Irishtown residents remember ‘friendly and gentle’ neighbour

As investigations continue into the murder of Thomas Horan, neighbours come to terms with his shocking death

The scene at Cambridge Court, Irishtown, where Thomas Horan (63), from Mullingar, Co Westmeath, but a long-term resident of Dublin, was found dead in his flat, where he lived alone in the early hours of Monday. Photograph: Colin Keegan/Collins

The scene at Cambridge Court, Irishtown, where Thomas Horan (63), from Mullingar, Co Westmeath, but a long-term resident of Dublin, was found dead in his flat, where he lived alone in the early hours of Monday. Photograph: Colin Keegan/Collins

Thu, Jan 9, 2014, 22:17

South inner city Dublin neighbours gathered together Thursday afternoon to remember the “gentle and quiet” Thomas Horan, who was murdered in his home this week.

“Tommy was a little treasure,” remembered Laurel Hunter, the former warden for the Irishtown sheltered housing complex with more than 40 residents. “He will be greatly missed around here. He was a lovely little man.”

Ms Hunter said the residents were shocked with the news of the sudden death of their friendly neighbour.

The night of the murder, Horan’s next door neighbour said he heard loud voices and shouts from the flat.

“ I went back to sleep because I thought he’d pull one of the emergency cords if he was in trouble. Someone answers that immediately,” he said.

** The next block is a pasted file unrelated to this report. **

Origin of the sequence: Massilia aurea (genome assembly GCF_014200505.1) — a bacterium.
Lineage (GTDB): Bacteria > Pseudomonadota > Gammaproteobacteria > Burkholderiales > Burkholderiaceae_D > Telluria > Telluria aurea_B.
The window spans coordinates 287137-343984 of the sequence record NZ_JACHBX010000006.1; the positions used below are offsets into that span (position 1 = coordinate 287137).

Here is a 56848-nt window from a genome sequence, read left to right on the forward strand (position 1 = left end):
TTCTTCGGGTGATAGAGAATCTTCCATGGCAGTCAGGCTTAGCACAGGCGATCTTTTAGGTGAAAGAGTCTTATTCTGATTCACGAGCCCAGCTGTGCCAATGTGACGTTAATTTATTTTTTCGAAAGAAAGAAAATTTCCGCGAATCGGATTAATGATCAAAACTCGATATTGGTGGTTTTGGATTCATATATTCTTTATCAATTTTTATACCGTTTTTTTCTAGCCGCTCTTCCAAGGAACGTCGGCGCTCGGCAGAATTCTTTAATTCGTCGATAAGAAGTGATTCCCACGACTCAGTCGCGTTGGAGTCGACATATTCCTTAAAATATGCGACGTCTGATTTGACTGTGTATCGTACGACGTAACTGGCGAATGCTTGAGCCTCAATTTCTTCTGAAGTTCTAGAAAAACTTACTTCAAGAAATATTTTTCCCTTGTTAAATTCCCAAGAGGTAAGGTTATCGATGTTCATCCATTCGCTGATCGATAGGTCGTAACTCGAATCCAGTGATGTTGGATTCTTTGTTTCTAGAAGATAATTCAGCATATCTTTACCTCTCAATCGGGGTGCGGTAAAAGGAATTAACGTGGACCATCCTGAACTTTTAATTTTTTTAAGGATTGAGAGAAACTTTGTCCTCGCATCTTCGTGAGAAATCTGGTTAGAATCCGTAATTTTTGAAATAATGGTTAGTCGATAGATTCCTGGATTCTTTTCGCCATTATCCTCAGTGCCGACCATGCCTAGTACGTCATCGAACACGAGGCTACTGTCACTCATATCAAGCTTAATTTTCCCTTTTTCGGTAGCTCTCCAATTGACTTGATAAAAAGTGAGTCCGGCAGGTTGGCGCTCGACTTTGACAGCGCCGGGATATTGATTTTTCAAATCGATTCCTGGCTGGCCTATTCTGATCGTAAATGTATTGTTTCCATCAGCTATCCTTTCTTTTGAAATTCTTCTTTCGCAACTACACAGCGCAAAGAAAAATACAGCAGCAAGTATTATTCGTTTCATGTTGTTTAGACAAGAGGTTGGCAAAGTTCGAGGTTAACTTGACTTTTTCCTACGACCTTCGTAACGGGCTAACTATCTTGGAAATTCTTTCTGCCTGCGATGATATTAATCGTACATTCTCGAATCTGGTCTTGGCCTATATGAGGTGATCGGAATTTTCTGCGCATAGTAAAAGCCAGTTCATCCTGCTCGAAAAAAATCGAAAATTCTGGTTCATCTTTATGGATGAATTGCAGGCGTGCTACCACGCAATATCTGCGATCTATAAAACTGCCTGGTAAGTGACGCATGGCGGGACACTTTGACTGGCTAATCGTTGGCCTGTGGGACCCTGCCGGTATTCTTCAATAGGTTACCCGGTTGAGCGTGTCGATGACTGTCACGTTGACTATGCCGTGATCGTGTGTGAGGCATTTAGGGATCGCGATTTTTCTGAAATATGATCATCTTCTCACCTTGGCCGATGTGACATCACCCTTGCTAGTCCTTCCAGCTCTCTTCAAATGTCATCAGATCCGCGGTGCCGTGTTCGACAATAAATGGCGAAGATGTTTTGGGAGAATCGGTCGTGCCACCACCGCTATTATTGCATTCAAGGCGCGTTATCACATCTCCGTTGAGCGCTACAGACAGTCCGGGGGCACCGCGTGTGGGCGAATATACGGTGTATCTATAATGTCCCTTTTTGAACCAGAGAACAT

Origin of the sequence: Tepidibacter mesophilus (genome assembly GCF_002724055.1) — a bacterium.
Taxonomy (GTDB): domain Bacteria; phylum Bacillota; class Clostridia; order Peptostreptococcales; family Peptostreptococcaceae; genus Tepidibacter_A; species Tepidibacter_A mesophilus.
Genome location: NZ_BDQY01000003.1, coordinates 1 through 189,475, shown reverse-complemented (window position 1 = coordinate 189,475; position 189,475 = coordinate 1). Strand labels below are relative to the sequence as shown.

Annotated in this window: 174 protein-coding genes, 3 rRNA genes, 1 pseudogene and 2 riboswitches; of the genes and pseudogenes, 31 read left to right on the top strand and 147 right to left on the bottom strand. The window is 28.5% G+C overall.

“I woke about 5am to hear the fire brigade, ambulance and police outside. Tommy was a good neighbour, never bothered me at all.”

Willie Murphy, who has lived in the block for eight years, said it was “an awful end for poor Tommy”.

Mr Murphy and Horan often worked together tending the garden and watering flowers that hang in baskets outside the small apartments.

“He was always the first out on January 6th to take the decorations down. Tommy used to say anytime you want me just give me a shout,” Mr Murphy said.

“He’d no pets but was always giving treats to the dogs here, a kind natured man.”

“Tommy was a great little character...a tiny but terrific little man.”

Mr Murphy said Horan was always very security conscious.

“He was no fool by any stretch of the imagination, I can’t understand how this has happened to him,”added Mr Murphy. “He was a wise man.”

All the residents agreed that security in the block of houses has become a real issue. “We’ve asked for CCTV on numerous occasions,” said Mr Murphy.

Horan was known for his love of music, especially the king of rock and roll.

Like Horan, Dave O’ Connor, who lives across the garden, is a big Elvis fan.

Mr O’Connor, who walks to mass every evening at 7, said he would no longer open his door in the dark now.

“ It was a terrible thing to have happened to him.”

Upstairs neighbour Brendan Riesebeck remembered when he spoke to Horan about his vinyl collection.

“Tommy was nice, easy going, gentle person,” said Mr Riesebeck.

“It’s not something you expect to happen in the place that you are living.”

“I love living here, the people are great but I’d be more security conscious now.”

Irish Times News



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